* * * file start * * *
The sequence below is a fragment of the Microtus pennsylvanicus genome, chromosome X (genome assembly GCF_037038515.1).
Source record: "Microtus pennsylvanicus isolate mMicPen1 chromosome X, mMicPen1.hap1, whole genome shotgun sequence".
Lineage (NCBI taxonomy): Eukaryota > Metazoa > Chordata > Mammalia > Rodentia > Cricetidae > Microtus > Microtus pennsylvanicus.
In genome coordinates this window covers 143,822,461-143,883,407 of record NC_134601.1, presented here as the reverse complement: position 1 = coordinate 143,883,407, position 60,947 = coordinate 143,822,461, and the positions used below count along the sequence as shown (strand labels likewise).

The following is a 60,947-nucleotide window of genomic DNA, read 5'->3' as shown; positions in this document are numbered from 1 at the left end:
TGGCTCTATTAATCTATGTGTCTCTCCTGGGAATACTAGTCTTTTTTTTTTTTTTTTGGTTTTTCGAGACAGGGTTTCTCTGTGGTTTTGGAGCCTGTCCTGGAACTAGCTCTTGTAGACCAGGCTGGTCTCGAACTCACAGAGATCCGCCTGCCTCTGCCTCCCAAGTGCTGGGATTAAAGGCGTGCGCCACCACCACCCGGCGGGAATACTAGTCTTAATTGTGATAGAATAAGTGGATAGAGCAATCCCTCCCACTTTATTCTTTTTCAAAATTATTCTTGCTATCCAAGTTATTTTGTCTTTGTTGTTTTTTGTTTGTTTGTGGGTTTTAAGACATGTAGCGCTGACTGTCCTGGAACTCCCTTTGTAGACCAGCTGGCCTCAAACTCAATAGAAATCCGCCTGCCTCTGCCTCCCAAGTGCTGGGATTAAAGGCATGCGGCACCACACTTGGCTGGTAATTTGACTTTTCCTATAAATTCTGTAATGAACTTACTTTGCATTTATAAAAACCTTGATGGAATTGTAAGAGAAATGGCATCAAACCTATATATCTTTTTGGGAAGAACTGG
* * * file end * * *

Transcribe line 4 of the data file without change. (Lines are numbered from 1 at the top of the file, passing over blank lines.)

In genome coordinates this window covers 143,822,461-143,883,407 of record NC_134601.1, presented here as the reverse complement: position 1 = coordinate 143,883,407, position 60,947 = coordinate 143,822,461, and the positions used below count along the sequence as shown (strand labels likewise).